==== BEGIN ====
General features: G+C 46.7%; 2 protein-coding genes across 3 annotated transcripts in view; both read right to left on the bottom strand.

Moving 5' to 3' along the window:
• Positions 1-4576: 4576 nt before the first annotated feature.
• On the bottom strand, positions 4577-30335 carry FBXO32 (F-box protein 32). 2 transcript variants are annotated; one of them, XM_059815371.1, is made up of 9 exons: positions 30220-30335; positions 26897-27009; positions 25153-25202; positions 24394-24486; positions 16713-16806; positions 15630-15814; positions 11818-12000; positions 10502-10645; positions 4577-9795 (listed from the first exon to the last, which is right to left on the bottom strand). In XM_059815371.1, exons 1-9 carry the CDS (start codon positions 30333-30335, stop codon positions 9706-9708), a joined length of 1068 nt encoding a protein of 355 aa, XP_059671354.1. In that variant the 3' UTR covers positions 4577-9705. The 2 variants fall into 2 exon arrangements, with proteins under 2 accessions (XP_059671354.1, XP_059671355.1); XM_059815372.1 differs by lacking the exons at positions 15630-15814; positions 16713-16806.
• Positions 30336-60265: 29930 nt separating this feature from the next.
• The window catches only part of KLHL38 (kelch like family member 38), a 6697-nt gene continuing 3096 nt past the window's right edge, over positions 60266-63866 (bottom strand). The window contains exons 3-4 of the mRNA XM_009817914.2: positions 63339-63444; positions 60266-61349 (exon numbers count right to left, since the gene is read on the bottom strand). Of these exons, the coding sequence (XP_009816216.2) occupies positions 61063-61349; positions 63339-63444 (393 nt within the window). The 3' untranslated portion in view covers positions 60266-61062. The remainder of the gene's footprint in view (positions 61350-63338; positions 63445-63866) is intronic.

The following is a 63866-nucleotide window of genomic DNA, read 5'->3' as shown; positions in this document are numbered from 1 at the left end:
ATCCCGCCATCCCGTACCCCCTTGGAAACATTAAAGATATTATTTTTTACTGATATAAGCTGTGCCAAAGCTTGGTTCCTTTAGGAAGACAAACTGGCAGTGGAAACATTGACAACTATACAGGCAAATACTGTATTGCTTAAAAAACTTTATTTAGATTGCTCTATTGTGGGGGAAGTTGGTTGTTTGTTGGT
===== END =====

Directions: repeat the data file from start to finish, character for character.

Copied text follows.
General features: G+C 46.7%; 2 protein-coding genes across 3 annotated transcripts in view; both read right to left on the bottom strand.

Moving 5' to 3' along the window:
• Positions 1-4576: 4576 nt before the first annotated feature.
• On the bottom strand, positions 4577-30335 carry FBXO32 (F-box protein 32). 2 transcript variants are annotated; one of them, XM_059815371.1, is made up of 9 exons: positions 30220-30335; positions 26897-27009; positions 25153-25202; positions 24394-24486; positions 16713-16806; positions 15630-15814; positions 11818-12000; positions 10502-10645; positions 4577-9795 (listed from the first exon to the last, which is right to left on the bottom strand). In XM_059815371.1, exons 1-9 carry the CDS (start codon positions 30333-30335, stop codon positions 9706-9708), a joined length of 1068 nt encoding a protein of 355 aa, XP_059671354.1. In that variant the 3' UTR covers positions 4577-9705. The 2 variants fall into 2 exon arrangements, with proteins under 2 accessions (XP_059671354.1, XP_059671355.1); XM_059815372.1 differs by lacking the exons at positions 15630-15814; positions 16713-16806.
• Positions 30336-60265: 29930 nt separating this feature from the next.
• The window catches only part of KLHL38 (kelch like family member 38), a 6697-nt gene continuing 3096 nt past the window's right edge, over positions 60266-63866 (bottom strand). The window contains exons 3-4 of the mRNA XM_009817914.2: positions 63339-63444; positions 60266-61349 (exon numbers count right to left, since the gene is read on the bottom strand). Of these exons, the coding sequence (XP_009816216.2) occupies positions 61063-61349; positions 63339-63444 (393 nt within the window). The 3' untranslated portion in view covers positions 60266-61062. The remainder of the gene's footprint in view (positions 61350-63338; positions 63445-63866) is intronic.

The following is a 63866-nucleotide window of genomic DNA, read 5'->3' as shown; positions in this document are numbered from 1 at the left end:
ATCCCGCCATCCCGTACCCCCTTGGAAACATTAAAGATATTATTTTTTACTGATATAAGCTGTGCCAAAGCTTGGTTCCTTTAGGAAGACAAACTGGCAGTGGAAACATTGACAACTATACAGGCAAATACTGTATTGCTTAAAAAACTTTATTTAGATTGCTCTATTGTGGGGGAAGTTGGTTGTTTGTTGGT